By Elaine O’Connor
It was hard not to trip over a soccer fan — or ball — at Vancouver’s David Lam Park on Saturday, as supporters decked out in blue foam hats practised kicks on the sidelines at the Steve Nash Foundation Showdown in Downtown charity game.
The match, featuring the Victoria-raised Phoenix Suns point guard, was held to raise money for kids, so it was fitting that the game was also played by kids.
Sixteen lucky amateur soccer players from Lower Mainland youth leagues got the chance to compete on the same soccer pitch with one of B.C.’s top home-grown athletes in front of an estimated 5,000 fans.
Sam Andalis, a 10-year-old player from Coquitlam, summed up the opportunity in one word: “Wow.”
“I’m pretty excited,” he said. “I’m just going to stay focused.”
“It gets me inspired to watch people play who are older,” said 10-year-old Jasmine Campbell of the New Westminster Tigers.
“To me, playing soccer in front of a lot of people is practically my dream. I’m happy to be here.”
“I think it’s cool,” New Westminster Tigers forward Sarah McCarthy said of Nash’s charity work. “He’s a famous basketball player. He’s really good,” the 11-year-old said.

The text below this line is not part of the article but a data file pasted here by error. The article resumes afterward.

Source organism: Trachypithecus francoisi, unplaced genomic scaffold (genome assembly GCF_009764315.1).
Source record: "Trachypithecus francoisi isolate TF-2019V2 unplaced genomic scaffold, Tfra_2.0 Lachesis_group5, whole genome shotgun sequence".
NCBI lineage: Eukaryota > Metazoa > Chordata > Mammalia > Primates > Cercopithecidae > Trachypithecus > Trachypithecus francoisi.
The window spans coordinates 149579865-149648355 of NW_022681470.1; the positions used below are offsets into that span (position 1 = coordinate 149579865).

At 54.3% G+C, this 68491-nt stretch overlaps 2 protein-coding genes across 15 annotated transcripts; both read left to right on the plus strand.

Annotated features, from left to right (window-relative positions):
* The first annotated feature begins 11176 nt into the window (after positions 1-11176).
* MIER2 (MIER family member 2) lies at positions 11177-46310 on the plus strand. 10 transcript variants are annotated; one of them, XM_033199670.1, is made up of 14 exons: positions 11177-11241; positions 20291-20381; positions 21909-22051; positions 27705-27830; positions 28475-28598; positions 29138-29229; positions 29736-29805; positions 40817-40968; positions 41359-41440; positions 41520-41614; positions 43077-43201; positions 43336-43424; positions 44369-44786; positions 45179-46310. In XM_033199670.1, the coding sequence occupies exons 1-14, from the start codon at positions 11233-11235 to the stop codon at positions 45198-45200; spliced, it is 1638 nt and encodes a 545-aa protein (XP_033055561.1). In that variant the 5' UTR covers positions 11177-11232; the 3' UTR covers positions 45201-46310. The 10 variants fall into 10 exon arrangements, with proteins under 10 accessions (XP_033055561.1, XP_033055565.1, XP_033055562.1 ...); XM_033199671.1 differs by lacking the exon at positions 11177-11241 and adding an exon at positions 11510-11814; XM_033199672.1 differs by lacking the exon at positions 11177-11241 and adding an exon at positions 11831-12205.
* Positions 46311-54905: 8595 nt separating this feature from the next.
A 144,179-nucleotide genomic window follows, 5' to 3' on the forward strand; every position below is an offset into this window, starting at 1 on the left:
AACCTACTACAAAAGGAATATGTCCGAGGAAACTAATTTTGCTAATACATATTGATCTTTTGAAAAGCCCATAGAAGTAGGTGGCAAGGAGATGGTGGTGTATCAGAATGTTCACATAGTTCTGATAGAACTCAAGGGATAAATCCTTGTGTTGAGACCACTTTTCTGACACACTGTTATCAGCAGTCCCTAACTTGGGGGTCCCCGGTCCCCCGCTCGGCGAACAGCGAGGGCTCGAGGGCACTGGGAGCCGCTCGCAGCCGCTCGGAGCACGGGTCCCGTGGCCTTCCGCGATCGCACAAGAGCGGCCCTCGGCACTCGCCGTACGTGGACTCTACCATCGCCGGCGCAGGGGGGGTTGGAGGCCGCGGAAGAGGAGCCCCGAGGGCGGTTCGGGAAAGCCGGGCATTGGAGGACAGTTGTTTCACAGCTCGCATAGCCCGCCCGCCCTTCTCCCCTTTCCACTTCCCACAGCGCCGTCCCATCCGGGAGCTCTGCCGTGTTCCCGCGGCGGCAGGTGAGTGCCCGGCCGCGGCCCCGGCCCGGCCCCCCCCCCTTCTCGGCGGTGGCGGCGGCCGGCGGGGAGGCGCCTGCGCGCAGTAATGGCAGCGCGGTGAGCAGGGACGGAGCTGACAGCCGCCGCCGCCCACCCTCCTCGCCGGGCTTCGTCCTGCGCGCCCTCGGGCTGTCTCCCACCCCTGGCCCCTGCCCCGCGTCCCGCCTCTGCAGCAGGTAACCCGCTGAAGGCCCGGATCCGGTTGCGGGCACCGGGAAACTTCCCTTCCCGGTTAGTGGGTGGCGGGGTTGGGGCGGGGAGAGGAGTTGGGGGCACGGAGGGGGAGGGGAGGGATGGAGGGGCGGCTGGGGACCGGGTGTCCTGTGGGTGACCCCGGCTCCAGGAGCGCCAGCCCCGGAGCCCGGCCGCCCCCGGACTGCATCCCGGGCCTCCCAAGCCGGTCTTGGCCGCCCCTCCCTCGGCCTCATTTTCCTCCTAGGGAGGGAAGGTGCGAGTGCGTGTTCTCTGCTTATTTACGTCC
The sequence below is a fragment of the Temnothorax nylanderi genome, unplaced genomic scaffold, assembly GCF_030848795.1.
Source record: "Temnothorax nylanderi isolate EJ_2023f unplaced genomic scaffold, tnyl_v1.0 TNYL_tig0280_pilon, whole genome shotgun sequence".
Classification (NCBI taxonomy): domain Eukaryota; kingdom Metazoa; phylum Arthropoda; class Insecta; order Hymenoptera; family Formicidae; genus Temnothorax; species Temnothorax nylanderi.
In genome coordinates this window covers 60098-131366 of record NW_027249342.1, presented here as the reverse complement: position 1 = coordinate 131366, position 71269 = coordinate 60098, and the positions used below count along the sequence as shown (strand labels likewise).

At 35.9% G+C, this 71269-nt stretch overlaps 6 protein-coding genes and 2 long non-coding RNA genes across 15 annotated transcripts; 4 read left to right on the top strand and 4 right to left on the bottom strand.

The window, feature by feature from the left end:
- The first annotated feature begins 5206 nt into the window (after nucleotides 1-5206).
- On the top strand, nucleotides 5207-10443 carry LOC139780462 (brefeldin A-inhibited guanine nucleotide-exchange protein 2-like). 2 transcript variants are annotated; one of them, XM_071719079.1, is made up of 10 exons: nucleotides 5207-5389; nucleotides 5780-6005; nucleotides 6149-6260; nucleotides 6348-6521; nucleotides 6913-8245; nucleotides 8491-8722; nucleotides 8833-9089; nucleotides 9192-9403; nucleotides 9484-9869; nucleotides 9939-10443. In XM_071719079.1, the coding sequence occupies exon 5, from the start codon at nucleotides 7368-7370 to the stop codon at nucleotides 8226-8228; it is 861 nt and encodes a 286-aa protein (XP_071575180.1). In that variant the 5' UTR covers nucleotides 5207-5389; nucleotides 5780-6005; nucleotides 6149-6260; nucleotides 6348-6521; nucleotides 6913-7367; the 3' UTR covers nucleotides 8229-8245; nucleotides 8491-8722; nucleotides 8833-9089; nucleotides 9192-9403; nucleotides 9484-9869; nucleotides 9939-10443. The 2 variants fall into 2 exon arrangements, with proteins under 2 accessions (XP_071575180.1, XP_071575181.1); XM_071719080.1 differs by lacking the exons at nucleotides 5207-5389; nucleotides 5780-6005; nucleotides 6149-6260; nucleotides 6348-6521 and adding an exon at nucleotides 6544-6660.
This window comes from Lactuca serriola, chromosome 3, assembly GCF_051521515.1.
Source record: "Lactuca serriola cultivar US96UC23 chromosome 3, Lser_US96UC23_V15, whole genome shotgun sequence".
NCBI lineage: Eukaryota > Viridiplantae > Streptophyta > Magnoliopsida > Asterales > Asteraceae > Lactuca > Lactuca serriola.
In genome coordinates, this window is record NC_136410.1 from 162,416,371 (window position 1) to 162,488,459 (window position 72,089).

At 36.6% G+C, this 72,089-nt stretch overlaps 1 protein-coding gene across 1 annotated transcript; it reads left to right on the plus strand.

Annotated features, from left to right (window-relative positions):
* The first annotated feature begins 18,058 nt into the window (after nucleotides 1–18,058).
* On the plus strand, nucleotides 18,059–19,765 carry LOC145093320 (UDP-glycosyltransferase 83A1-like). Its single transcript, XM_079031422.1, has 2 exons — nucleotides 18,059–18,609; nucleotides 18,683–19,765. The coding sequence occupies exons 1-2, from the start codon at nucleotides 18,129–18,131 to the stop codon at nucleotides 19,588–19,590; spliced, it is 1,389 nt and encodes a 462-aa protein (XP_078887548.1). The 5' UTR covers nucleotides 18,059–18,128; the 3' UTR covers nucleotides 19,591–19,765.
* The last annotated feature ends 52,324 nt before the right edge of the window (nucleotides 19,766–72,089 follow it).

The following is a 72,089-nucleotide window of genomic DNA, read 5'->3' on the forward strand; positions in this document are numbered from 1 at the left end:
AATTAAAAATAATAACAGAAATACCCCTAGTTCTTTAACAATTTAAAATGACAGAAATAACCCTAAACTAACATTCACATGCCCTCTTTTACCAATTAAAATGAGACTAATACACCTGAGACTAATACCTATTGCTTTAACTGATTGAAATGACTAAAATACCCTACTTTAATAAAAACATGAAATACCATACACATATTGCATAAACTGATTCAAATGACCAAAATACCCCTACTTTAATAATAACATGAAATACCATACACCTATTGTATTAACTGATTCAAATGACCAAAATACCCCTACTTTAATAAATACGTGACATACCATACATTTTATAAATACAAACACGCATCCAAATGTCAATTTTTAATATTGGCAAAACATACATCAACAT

Her advice to Nash as he headed out to the field to compete in a sport he’s not known for? “Stay in position and stay focused.”
The kids did just that. At the end of their match, the blue team had won 1-0, despite Nash offering assistance to the opposing team.
It’s been a busy weekend for Nash.
On Friday, he was in his hometown to receive an honorary doctorate of laws from the University of Victoria. Friday night, the Nash Foundation hosted a $1,500-a-plate fundraiser dinner at Kitsilano’s DB Bistro.
Saturday, the Yaletown game — sponsored by B.C. Hydro Power-Smart and Coast Capital Savings and peopled with NBA stars and Whitecaps players, including Nash’s brother, team captain Martin Nash — kicked off at 3 p.m.
Saturday night, the foundation held a second fundraiser, a $100-cover-charge after-game party at the Pop Opera club downtown.
All the funds raised this weekend go to support the foundation’s efforts in B.C., specifically its B.C. Grants initiative. Since 2005, it’s handed out more than $100,000 per year to non-profit youth organizations across the province.
The foundation also supports youth programs in Africa, with its Gulu Youth Centre for Sport, Culture and Reconciliation in Uganda, and in the U.S. with an early childhood education initiative in Arizona, among others.
And, of course, Nash supports the kids. Running off the field from her game, an enthusiastic Jasmine Campbell said: “It was really fun. He gave us good support. When we ran past, he kept saying, ‘Good job.’”
To assist the Steve Nash Foundation, visit stevenash.org.
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